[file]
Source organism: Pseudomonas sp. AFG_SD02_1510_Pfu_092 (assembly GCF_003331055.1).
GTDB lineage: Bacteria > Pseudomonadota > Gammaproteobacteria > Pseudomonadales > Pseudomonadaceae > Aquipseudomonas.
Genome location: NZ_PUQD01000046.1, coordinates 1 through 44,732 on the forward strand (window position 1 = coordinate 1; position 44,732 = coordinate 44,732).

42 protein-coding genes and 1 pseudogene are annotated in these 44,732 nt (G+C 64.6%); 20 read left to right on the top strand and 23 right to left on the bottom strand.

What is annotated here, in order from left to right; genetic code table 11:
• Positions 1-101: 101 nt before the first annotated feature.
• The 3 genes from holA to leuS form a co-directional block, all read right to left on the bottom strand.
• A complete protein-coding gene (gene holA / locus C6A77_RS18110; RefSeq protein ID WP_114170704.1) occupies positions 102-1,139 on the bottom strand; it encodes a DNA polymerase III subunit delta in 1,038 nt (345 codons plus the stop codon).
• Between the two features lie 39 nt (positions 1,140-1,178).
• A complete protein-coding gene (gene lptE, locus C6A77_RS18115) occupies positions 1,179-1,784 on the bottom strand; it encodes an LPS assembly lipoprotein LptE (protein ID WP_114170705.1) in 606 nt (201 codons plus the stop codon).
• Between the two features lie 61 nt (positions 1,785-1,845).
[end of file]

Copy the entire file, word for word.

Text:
Source organism: Pseudomonas sp. AFG_SD02_1510_Pfu_092 (assembly GCF_003331055.1).
GTDB lineage: Bacteria > Pseudomonadota > Gammaproteobacteria > Pseudomonadales > Pseudomonadaceae > Aquipseudomonas.
Genome location: NZ_PUQD01000046.1, coordinates 1 through 44,732 on the forward strand (window position 1 = coordinate 1; position 44,732 = coordinate 44,732).

42 protein-coding genes and 1 pseudogene are annotated in these 44,732 nt (G+C 64.6%); 20 read left to right on the top strand and 23 right to left on the bottom strand.

What is annotated here, in order from left to right; genetic code table 11:
• Positions 1-101: 101 nt before the first annotated feature.
• The 3 genes from holA to leuS form a co-directional block, all read right to left on the bottom strand.
• A complete protein-coding gene (gene holA / locus C6A77_RS18110; RefSeq protein ID WP_114170704.1) occupies positions 102-1,139 on the bottom strand; it encodes a DNA polymerase III subunit delta in 1,038 nt (345 codons plus the stop codon).
• Between the two features lie 39 nt (positions 1,140-1,178).
• A complete protein-coding gene (gene lptE, locus C6A77_RS18115) occupies positions 1,179-1,784 on the bottom strand; it encodes an LPS assembly lipoprotein LptE (protein ID WP_114170705.1) in 606 nt (201 codons plus the stop codon).
• Between the two features lie 61 nt (positions 1,785-1,845).